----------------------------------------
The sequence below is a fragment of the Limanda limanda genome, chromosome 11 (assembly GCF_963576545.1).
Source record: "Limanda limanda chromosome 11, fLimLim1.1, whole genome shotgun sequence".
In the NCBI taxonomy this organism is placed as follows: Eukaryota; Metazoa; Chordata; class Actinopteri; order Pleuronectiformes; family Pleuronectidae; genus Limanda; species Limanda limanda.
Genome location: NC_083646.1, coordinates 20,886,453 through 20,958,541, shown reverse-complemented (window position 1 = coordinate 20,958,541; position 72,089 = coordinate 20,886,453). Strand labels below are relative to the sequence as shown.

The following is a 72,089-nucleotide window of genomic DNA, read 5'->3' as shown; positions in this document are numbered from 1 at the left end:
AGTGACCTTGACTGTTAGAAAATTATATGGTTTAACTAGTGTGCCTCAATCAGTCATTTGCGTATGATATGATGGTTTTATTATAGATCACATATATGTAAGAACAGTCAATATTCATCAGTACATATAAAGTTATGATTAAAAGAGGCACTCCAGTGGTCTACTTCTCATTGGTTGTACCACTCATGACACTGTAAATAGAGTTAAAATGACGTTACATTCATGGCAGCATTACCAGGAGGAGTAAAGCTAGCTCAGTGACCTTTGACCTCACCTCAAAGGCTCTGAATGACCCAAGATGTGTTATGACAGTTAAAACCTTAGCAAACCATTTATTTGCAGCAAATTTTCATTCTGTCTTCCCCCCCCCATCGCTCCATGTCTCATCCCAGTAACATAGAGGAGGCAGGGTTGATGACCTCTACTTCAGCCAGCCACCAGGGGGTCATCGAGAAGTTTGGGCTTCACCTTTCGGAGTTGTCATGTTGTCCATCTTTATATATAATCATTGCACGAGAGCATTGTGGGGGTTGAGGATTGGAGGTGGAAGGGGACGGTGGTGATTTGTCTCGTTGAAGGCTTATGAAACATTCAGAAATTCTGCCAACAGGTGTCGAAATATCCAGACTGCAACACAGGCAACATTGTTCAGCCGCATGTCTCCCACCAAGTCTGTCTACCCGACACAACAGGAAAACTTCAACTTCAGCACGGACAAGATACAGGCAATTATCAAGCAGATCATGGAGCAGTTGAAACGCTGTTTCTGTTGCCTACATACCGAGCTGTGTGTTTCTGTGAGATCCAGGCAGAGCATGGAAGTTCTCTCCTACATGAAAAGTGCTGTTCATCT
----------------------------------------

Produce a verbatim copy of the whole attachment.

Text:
The sequence below is a fragment of the Limanda limanda genome, chromosome 11 (assembly GCF_963576545.1).
Source record: "Limanda limanda chromosome 11, fLimLim1.1, whole genome shotgun sequence".
In the NCBI taxonomy this organism is placed as follows: Eukaryota; Metazoa; Chordata; class Actinopteri; order Pleuronectiformes; family Pleuronectidae; genus Limanda; species Limanda limanda.
Genome location: NC_083646.1, coordinates 20,886,453 through 20,958,541, shown reverse-complemented (window position 1 = coordinate 20,958,541; position 72,089 = coordinate 20,886,453). Strand labels below are relative to the sequence as shown.

The following is a 72,089-nucleotide window of genomic DNA, read 5'->3' as shown; positions in this document are numbered from 1 at the left end:
AGTGACCTTGACTGTTAGAAAATTATATGGTTTAACTAGTGTGCCTCAATCAGTCATTTGCGTATGATATGATGGTTTTATTATAGATCACATATATGTAAGAACAGTCAATATTCATCAGTACATATAAAGTTATGATTAAAAGAGGCACTCCAGTGGTCTACTTCTCATTGGTTGTACCACTCATGACACTGTAAATAGAGTTAAAATGACGTTACATTCATGGCAGCATTACCAGGAGGAGTAAAGCTAGCTCAGTGACCTTTGACCTCACCTCAAAGGCTCTGAATGACCCAAGATGTGTTATGACAGTTAAAACCTTAGCAAACCATTTATTTGCAGCAAATTTTCATTCTGTCTTCCCCCCCCCATCGCTCCATGTCTCATCCCAGTAACATAGAGGAGGCAGGGTTGATGACCTCTACTTCAGCCAGCCACCAGGGGGTCATCGAGAAGTTTGGGCTTCACCTTTCGGAGTTGTCATGTTGTCCATCTTTATATATAATCATTGCACGAGAGCATTGTGGGGGTTGAGGATTGGAGGTGGAAGGGGACGGTGGTGATTTGTCTCGTTGAAGGCTTATGAAACATTCAGAAATTCTGCCAACAGGTGTCGAAATATCCAGACTGCAACACAGGCAACATTGTTCAGCCGCATGTCTCCCACCAAGTCTGTCTACCCGACACAACAGGAAAACTTCAACTTCAGCACGGACAAGATACAGGCAATTATCAAGCAGATCATGGAGCAGTTGAAACGCTGTTTCTGTTGCCTACATACCGAGCTGTGTGTTTCTGTGAGATCCAGGCAGAGCATGGAAGTTCTCTCCTACATGAAAAGTGCTGTTCATCT